Scientists in Canada, supported by scientists around the world and global science journals, protested attempts to cut science funding and censor scientists from speaking out under Canada’s Conservative government led by Stephen Harper, who was defeated in 2015. Above, scientists from the University of British Columbia and Simon Fraser University, in Vancouver, Canada, take part in a nation-wide protest in September, 2013. © Deborah Jones 2013

ANDREA SALTELLI 
March, 2017

The April 22 March for Science, like the Women’s March before it, will confront United States President Donald Trump on his home turf – this time to challenge his stance on climate change and vaccinations, among other controversial scientific issues. The Conversation

But not everyone who supports scientific research and evidence-based policymaking is on board. Some fear that a scientists’ march will reinforce the sceptical conservative narrative that scientists have become an interest group whose findings are politicised. Others are concerned that the march is more about identity politics than science.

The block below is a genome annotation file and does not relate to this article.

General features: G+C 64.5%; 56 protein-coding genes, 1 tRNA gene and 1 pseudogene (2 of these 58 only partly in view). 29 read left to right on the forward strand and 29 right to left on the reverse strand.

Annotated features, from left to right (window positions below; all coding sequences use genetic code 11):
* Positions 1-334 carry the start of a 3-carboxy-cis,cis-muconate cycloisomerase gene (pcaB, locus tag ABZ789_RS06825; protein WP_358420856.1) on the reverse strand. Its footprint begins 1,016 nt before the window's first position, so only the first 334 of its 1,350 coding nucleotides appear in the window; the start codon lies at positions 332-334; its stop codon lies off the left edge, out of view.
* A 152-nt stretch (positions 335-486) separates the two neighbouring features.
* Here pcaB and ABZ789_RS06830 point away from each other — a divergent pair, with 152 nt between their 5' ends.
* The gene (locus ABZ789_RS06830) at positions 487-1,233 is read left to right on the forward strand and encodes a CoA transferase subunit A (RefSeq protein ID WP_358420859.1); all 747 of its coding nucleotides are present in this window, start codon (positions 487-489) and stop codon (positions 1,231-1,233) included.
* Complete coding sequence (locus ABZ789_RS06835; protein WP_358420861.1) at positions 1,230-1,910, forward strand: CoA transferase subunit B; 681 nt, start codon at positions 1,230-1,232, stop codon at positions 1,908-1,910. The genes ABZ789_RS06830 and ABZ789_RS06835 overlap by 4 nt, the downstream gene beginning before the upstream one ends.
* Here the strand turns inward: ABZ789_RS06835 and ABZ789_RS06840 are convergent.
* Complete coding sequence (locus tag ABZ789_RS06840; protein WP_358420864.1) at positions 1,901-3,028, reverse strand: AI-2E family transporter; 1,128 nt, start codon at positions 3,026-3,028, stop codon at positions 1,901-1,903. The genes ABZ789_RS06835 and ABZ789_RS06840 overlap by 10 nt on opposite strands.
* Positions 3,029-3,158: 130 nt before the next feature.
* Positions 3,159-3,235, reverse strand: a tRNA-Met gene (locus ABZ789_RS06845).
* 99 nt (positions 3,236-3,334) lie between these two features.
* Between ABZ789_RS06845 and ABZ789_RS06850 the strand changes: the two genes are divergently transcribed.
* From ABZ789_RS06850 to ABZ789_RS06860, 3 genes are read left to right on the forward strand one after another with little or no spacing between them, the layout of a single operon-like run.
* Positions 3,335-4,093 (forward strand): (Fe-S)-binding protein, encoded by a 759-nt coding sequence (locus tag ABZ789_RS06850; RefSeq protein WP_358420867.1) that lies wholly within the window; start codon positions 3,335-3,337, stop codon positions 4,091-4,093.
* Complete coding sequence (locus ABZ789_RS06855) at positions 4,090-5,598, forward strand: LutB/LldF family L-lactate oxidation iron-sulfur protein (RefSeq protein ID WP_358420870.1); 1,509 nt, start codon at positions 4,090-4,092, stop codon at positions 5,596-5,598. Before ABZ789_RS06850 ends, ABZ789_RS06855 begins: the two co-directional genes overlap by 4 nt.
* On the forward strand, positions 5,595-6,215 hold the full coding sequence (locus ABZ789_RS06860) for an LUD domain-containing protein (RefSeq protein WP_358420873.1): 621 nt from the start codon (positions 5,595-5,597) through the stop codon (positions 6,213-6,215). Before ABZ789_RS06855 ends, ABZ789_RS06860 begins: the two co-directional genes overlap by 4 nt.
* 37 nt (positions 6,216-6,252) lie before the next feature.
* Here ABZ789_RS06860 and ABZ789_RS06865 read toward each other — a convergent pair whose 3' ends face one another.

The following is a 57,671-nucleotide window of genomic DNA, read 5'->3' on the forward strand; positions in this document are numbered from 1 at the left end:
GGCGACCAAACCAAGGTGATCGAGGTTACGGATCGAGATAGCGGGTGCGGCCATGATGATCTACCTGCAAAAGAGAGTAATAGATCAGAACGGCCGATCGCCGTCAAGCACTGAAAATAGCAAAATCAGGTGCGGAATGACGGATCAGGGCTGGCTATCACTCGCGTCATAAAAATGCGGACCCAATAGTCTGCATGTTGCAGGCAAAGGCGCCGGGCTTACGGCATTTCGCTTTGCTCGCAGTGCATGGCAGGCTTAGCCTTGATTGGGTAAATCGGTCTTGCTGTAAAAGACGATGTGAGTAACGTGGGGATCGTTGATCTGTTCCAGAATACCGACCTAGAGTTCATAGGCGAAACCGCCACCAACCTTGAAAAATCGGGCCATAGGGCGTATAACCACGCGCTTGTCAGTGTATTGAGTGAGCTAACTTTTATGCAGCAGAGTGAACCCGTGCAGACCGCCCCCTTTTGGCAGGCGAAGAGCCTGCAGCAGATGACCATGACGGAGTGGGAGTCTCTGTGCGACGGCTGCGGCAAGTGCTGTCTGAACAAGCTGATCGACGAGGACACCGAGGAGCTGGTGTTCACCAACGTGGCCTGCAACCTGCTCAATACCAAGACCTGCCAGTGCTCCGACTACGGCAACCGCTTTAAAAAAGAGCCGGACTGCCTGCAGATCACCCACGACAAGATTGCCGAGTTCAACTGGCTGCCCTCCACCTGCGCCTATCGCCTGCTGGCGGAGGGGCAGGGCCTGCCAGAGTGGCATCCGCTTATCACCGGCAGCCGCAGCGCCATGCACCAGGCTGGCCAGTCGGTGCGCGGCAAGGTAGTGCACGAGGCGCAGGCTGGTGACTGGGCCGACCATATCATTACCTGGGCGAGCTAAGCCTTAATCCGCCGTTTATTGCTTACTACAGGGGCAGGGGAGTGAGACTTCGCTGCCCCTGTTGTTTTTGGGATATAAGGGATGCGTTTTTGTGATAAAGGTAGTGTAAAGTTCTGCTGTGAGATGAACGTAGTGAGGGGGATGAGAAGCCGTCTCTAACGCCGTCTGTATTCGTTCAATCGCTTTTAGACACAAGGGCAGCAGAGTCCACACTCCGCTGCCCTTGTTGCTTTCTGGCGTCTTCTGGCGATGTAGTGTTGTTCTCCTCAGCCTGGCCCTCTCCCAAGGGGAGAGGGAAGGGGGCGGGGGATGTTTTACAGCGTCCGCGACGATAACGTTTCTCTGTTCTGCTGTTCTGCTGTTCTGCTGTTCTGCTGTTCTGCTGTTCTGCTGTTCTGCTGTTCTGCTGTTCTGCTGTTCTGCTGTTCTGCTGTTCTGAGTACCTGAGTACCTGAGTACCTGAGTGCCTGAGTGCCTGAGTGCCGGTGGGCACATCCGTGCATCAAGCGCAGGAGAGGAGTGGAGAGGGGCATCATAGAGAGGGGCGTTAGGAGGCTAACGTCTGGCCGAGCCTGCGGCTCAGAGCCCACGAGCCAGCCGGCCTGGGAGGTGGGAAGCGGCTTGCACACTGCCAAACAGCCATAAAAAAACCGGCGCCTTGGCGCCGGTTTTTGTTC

From my perspective, the march – which is being planned by the Earth Day Network, League of Extraordinary Scientists and Engineers and the Natural History Museum, among other partner organisations – is a distraction from the existential problems facing the field.

Other questions are far more urgent to restoring society’s faith and hope in science. What is scientists’ responsibility for current anti-elite resentments? Does science contribute to inequality by providing evidence only to those who can pay for it? How do we fix the present crisis in research reproducibility?

So is the march a good idea? To answer this question, we must turn to the scientist and philosopher Micheal Polanyi, whose concept of science as a body politic underpins the logic of the protest.

Both the appeal and the danger of the March for Science lie in its demand that scientists present themselves as a single collective just as Polanyi did in his Cold War classic, The Republic of Science: Its Political and Economic Theory. In it, Polanyi defended the importance of scientific contributions to improving Western society in contrast to the Soviet Union’s model of government-controlled research.